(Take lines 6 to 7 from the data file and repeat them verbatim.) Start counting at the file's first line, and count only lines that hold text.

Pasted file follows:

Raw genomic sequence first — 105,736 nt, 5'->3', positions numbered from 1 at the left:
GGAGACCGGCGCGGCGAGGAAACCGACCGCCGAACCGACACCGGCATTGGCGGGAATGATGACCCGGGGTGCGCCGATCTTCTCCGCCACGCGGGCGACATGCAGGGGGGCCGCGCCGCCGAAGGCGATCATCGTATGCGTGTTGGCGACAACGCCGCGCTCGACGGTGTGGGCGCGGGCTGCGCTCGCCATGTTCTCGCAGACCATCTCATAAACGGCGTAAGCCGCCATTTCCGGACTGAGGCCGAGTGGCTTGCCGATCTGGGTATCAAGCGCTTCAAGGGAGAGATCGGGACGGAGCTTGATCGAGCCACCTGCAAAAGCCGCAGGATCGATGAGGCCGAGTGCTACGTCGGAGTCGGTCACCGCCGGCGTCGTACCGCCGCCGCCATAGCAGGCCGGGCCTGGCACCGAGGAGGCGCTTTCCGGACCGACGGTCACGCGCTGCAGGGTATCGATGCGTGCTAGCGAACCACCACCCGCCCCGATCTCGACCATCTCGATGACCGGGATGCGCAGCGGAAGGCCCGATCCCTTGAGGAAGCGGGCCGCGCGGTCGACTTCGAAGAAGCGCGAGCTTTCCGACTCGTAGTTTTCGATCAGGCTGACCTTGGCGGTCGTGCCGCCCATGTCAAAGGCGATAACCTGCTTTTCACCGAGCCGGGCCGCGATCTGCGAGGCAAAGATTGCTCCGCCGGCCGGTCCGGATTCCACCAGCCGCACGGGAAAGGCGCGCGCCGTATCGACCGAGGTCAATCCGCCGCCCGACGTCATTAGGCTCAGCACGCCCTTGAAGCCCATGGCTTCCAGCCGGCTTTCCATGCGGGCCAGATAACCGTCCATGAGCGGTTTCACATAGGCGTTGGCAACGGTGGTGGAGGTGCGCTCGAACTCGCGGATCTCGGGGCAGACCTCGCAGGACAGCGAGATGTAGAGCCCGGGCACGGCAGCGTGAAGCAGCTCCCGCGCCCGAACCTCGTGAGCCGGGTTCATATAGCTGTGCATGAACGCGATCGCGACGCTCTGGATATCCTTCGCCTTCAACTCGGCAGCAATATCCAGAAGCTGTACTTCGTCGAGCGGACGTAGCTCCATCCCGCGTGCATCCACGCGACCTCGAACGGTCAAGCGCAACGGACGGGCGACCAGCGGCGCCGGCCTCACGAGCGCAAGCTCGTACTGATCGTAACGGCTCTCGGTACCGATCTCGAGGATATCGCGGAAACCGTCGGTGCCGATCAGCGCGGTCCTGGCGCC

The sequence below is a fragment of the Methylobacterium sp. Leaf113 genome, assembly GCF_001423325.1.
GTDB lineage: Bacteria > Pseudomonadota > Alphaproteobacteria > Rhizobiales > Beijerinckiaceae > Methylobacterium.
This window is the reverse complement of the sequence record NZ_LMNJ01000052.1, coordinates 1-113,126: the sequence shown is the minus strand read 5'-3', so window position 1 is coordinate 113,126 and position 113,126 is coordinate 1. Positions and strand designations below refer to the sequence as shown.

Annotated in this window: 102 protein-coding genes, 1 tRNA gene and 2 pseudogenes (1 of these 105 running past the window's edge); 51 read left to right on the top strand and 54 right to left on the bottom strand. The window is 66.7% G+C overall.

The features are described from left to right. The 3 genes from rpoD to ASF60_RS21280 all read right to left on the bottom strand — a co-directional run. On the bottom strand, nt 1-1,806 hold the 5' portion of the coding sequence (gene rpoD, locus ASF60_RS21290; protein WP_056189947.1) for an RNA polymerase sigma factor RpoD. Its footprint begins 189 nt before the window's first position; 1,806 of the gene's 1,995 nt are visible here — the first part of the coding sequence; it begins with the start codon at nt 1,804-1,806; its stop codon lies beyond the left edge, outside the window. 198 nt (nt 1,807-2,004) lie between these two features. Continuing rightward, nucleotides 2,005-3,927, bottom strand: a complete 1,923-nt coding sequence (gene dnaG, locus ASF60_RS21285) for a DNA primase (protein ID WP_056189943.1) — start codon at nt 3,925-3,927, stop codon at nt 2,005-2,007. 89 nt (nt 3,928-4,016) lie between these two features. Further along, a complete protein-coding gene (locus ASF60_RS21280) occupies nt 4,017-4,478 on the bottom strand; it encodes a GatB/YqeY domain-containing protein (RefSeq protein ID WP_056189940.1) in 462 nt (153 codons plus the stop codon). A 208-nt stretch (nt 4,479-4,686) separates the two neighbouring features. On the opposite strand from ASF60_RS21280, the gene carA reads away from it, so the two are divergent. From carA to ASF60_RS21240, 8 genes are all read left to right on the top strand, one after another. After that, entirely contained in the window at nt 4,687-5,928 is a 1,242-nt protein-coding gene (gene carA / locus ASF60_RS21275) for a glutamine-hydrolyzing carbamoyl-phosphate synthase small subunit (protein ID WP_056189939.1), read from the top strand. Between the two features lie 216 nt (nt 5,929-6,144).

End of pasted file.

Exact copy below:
Annotated in this window: 102 protein-coding genes, 1 tRNA gene and 2 pseudogenes (1 of these 105 running past the window's edge); 51 read left to right on the top strand and 54 right to left on the bottom strand. The window is 66.7% G+C overall.

The features are described from left to right. The 3 genes from rpoD to ASF60_RS21280 all read right to left on the bottom strand — a co-directional run. On the bottom strand, nt 1-1,806 hold the 5' portion of the coding sequence (gene rpoD, locus ASF60_RS21290; protein WP_056189947.1) for an RNA polymerase sigma factor RpoD. Its footprint begins 189 nt before the window's first position; 1,806 of the gene's 1,995 nt are visible here — the first part of the coding sequence; it begins with the start codon at nt 1,804-1,806; its stop codon lies beyond the left edge, outside the window. 198 nt (nt 1,807-2,004) lie between these two features. Continuing rightward, nucleotides 2,005-3,927, bottom strand: a complete 1,923-nt coding sequence (gene dnaG, locus ASF60_RS21285) for a DNA primase (protein ID WP_056189943.1) — start codon at nt 3,925-3,927, stop codon at nt 2,005-2,007. 89 nt (nt 3,928-4,016) lie between these two features. Further along, a complete protein-coding gene (locus ASF60_RS21280) occupies nt 4,017-4,478 on the bottom strand; it encodes a GatB/YqeY domain-containing protein (RefSeq protein ID WP_056189940.1) in 462 nt (153 codons plus the stop codon). A 208-nt stretch (nt 4,479-4,686) separates the two neighbouring features. On the opposite strand from ASF60_RS21280, the gene carA reads away from it, so the two are divergent. From carA to ASF60_RS21240, 8 genes are all read left to right on the top strand, one after another. After that, entirely contained in the window at nt 4,687-5,928 is a 1,242-nt protein-coding gene (gene carA / locus ASF60_RS21275) for a glutamine-hydrolyzing carbamoyl-phosphate synthase small subunit (protein ID WP_056189939.1), read from the top strand. Between the two features lie 216 nt (nt 5,929-6,144).